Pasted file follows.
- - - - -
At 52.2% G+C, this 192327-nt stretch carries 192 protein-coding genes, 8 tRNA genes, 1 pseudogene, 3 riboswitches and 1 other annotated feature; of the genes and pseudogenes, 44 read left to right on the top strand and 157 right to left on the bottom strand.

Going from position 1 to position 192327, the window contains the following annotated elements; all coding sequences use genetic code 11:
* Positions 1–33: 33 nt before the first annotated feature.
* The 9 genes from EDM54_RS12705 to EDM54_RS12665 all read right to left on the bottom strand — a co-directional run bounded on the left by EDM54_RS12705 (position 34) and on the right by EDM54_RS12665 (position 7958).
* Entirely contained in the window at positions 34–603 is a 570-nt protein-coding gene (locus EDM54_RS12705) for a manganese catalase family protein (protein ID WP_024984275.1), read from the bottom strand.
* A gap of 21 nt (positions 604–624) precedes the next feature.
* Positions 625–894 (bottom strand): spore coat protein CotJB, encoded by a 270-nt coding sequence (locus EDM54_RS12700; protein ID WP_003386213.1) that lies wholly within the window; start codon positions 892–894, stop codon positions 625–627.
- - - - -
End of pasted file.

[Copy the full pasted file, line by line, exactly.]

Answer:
At 52.2% G+C, this 192327-nt stretch carries 192 protein-coding genes, 8 tRNA genes, 1 pseudogene, 3 riboswitches and 1 other annotated feature; of the genes and pseudogenes, 44 read left to right on the top strand and 157 right to left on the bottom strand.

Going from position 1 to position 192327, the window contains the following annotated elements; all coding sequences use genetic code 11:
* Positions 1–33: 33 nt before the first annotated feature.
* The 9 genes from EDM54_RS12705 to EDM54_RS12665 all read right to left on the bottom strand — a co-directional run bounded on the left by EDM54_RS12705 (position 34) and on the right by EDM54_RS12665 (position 7958).
* Entirely contained in the window at positions 34–603 is a 570-nt protein-coding gene (locus EDM54_RS12705) for a manganese catalase family protein (protein ID WP_024984275.1), read from the bottom strand.
* A gap of 21 nt (positions 604–624) precedes the next feature.
* Positions 625–894 (bottom strand): spore coat protein CotJB, encoded by a 270-nt coding sequence (locus EDM54_RS12700; protein ID WP_003386213.1) that lies wholly within the window; start codon positions 892–894, stop codon positions 625–627.